Posted on March 14, 2008 By Art Feierman
For the most part, these projectors are pretty similar in terms of interfacing, but there are differences.
All the projectors have at least two digital inputs (HDMI and/or DVI), and some with three. All have the standard “low res” inputs – Composite, and S-video, and all have at least one component video input. The projectors with more than two digital inputs are:
The three Optomas in the HD80 series (HD80, HD803, HD8000), each have two HDMI inputs and a DVI input for a total of three usable digital inputs. The Optoma HD81 and HD81-LV, which have outboard processor boxes, have four HDMI inputs each. Panasonic’s PT-AE2000U has three HDMI inputs.
All those with DVI inputs are HDCP compatible so count as the same as HDMI, for most purposes.
At this point, all the projectors now support HDMI 1.3, which offers some future capabilities (mostly audio), but also Deep Color, which provides an improved color palette. Unfortunately not all projectors with 1.3 HDMI support Deep Color. I’ve been trying to get a handle on which don’t. Of the 20 projectors, the two Sony projectors (both 1.3 compatible) do not support Deep Color, nor do the BenQ W5000 and W20000 which only have HDMI 1.2.1.
All of the projectors (with one brand excepted) have an analog computer input (although the BenQs do that with BNC connectors instead of the traditional HD15 “VGA” connector). The exceptions are the JVC projectors which have no analog inputs. This doesn’t prevent them from displaying a computer source, but does complicate things a bit. For the JVC projectors, the computer signal can be displayed if it is DVI/HDMI, in which case it uses one of the HDMI inputs. This requires that your computer support DVI/HDMI. Most do not, but almost any desktop can be fitted with a HDMI output card, for the display. The same should be true for laptops. (My MacBook Pro, like most Macs , has a DVI output, so no problem with them.) Another solution is to buy an outboard box that will convert the standard analog computer output to either HDMI or to component video. Outboard boxes that do one or the other tend to start around $100 but are typically twice that price, or more. Let’s just say, that if one of the JVC projectors is your top choice overall, then the relatively small extra cost for an external converter is negligible. I say small, since the JVC projectors, are some of the most expensive.
For those of you not familiar with anamorphic lenses, here’s the scoop: Todays home theater projectors are all 16:9 aspect ratio. That is, of course, a perfect match for HDTV, where the image will use all of the projector’s pixels, to fill a 16:9 screen (which is what the vast majority of home theater owners buy). Movies however, primarily use the Cinemascope format: 2.35:1. Because of this, we are all used to seeing black “bars” referred to as a letter box, at the top and bottom of the screen, with the movie in the middle. The letterbox area at top and bottom eats up about 20% of the screen’s total area (roughly 10% above, 10% below the movie).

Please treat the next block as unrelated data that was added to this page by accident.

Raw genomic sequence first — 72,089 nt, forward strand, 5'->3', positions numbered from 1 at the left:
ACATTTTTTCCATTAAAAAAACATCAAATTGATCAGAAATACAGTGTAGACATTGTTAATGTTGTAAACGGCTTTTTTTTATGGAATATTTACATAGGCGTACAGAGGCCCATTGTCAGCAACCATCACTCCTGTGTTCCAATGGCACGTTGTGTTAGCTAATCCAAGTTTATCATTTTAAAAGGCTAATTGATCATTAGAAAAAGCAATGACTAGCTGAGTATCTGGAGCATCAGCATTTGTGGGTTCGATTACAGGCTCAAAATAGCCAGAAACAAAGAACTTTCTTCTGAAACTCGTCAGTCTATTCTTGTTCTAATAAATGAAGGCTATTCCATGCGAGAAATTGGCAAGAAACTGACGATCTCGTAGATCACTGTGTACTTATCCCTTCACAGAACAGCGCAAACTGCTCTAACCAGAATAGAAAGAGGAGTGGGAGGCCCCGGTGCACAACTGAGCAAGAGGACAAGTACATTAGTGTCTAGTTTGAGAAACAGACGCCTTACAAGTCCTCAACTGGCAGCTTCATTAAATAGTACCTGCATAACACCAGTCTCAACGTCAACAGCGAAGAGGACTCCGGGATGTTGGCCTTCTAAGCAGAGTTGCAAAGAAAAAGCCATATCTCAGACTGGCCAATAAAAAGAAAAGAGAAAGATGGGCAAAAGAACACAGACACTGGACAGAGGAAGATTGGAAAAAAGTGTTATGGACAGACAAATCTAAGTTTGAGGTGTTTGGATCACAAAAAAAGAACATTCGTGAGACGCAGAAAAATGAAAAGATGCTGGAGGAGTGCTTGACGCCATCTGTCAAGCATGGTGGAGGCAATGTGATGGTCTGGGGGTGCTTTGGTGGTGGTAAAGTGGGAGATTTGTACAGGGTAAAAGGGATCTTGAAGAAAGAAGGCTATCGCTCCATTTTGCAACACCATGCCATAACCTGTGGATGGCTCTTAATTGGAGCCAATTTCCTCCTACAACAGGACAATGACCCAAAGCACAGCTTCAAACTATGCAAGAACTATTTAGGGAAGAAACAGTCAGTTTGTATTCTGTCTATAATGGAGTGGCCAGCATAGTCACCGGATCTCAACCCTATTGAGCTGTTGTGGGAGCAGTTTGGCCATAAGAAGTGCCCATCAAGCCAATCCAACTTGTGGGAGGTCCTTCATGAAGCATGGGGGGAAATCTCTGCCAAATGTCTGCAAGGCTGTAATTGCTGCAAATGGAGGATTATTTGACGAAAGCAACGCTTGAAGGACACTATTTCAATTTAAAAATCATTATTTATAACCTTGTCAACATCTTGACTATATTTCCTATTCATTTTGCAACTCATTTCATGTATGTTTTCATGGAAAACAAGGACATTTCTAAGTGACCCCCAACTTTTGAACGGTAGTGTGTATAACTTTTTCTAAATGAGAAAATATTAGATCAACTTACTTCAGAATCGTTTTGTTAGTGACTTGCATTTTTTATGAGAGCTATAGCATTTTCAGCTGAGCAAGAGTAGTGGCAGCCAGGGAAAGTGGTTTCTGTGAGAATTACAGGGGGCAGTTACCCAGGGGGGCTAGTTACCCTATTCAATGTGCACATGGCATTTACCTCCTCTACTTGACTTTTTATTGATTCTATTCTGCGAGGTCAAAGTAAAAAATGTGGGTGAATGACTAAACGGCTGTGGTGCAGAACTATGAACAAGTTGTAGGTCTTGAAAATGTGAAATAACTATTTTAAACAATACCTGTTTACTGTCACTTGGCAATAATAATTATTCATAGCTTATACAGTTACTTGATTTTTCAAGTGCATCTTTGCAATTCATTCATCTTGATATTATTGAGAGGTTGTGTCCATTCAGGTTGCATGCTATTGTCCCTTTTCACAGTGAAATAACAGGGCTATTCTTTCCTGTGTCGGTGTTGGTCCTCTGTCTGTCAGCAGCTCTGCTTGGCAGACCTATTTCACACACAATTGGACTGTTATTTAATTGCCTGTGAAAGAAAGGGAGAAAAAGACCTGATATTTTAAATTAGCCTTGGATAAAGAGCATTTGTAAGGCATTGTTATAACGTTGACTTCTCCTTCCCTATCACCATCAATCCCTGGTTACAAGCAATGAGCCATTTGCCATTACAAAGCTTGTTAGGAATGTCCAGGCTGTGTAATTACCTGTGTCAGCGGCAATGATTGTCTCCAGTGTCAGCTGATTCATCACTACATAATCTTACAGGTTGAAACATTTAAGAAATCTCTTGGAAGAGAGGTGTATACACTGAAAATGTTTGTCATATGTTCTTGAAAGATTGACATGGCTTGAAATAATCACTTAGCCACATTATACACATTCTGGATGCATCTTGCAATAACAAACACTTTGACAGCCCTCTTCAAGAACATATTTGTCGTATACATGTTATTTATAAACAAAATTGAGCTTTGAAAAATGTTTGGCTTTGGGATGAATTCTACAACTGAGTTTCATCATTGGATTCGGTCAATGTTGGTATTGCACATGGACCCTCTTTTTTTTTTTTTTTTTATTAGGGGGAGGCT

With the addition of an anamorphic lens placed in front of the projector’s lens (an anamorphic lens stretches the image in terms of width, but not height), you can instead buy a Cinemascope wide screen, and fill it all with the movie, without letter boxing. For a projector to be able to use an anamorphic lens, it needs a special aspect ratio often referred to as vertical stretch.
Today, a very small percent of home theater projector setups are anamorphic, and most of those are high end buyers spending $30,000, $50,000 even $250,000 for their complete home theaters. My best guess, is that of those with under $10,000 projectors, probably no more than 2% have anamorphic lenses. I do believe that the trend is growing slowly. The high cost of anamorphic lenses is still a major deal breaker. The most popular lens, (with the motorized sled to move it in and out of the way when you want to watch HDTV and regular TV, movies in 16:9, and 4:3) tends to sell for around $3000, which is more expensive than more than half of the projectors discussed here. The high cost of the lenses changes the value proposition, of course.
Not all projectors support vertical stretch. That doesn’t mean you can’t add an anamorphic lens, but it means further expense, requiring the purchase of an outboard processor (they start at around $1000, but most are around $2000).
The projectors that do not support an anamorphic lens (having no on-board aspect ratio support), include: Both Epson projectors, the Sanyo PLV-Z2000, the JVC DLA-RS1, and the DLA-RS1x. Few projectors have a “trigger” to control the anamorphic lens sled. In an ideal world, the projector would recognize the cinemascope aspect of the movie, and automatically select vertical stretch and move the lens in place. In reality though, most projectors don’t even automatically adjust for different aspect ratios. (Off hand, the Epsons and JVCs are two lines that do automatically, and there are some others). In most cases, you would use a remote provided with the lens’ sled, or program that into your room controller (if you have one).
For those already owning a projector, switching to a setup with an anamorphic lens isn’t cheap. Not only the big bucks for the lens and sled, but also replacing your 16:9 screen with a 2.35:1 screen. Most screen manufacturers, including of course, Stewart, Da-Lite, Carada, Draper, among others, offer 2.35:1 screens.
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